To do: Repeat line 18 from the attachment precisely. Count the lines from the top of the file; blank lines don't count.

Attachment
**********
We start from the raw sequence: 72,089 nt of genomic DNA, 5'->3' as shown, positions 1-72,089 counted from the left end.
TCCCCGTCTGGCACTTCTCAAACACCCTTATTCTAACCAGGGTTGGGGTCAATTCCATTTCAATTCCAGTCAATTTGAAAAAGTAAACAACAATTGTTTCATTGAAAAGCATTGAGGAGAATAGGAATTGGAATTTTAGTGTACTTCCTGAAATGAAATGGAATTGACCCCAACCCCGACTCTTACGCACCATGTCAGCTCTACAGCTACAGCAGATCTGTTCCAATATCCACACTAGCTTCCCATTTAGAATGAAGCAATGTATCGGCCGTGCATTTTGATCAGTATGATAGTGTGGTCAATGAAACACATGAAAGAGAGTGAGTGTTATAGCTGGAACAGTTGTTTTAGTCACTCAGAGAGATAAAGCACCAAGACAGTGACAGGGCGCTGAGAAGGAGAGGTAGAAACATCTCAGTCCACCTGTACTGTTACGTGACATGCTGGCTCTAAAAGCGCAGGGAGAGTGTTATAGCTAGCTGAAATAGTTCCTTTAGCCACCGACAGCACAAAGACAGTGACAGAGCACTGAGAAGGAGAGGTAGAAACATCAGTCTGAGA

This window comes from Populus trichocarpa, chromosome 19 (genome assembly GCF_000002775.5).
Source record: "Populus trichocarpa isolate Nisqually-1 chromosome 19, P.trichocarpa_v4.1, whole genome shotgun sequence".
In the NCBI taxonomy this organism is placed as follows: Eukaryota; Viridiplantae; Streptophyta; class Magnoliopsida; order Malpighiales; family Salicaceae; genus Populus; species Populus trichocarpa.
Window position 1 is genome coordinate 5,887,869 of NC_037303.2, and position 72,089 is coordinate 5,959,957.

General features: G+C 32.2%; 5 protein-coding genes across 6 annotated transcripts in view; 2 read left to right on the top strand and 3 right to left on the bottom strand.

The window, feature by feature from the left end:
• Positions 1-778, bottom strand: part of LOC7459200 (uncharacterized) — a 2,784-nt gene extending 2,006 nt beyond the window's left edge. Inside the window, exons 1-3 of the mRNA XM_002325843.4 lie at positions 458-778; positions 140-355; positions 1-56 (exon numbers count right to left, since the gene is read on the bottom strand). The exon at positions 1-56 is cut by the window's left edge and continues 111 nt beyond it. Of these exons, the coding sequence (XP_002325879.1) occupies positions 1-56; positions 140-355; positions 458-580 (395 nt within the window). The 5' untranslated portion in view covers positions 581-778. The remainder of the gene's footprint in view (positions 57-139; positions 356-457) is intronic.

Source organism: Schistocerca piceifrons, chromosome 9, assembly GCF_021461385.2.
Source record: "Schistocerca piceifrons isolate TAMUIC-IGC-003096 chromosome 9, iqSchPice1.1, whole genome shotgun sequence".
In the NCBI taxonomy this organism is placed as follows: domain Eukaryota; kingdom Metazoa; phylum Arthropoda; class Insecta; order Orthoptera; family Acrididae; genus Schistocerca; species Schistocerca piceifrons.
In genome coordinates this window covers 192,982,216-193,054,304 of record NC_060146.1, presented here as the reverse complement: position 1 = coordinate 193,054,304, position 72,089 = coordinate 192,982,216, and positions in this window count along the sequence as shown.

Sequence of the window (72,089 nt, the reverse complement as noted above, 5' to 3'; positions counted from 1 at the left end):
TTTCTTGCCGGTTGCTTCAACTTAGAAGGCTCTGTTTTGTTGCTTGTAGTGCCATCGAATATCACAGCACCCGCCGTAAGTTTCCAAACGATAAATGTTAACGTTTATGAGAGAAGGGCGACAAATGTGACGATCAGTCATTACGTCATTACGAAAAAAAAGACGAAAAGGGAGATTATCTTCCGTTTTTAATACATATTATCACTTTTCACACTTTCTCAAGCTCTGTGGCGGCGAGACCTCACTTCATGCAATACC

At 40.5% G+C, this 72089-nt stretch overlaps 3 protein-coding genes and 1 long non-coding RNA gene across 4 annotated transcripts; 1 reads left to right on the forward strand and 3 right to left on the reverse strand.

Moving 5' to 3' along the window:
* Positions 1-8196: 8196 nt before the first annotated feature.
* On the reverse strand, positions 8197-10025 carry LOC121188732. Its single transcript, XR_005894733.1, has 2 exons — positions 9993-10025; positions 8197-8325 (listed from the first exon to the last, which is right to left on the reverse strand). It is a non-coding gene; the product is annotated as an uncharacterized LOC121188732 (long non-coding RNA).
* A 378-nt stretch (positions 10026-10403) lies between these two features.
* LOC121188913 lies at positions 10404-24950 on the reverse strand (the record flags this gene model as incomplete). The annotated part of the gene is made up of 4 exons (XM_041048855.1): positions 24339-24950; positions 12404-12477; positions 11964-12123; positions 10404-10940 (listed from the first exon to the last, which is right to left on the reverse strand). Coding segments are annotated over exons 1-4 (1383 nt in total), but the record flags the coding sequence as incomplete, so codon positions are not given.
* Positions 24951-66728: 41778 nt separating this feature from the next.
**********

* Positions 1-8196: 8196 nt before the first annotated feature.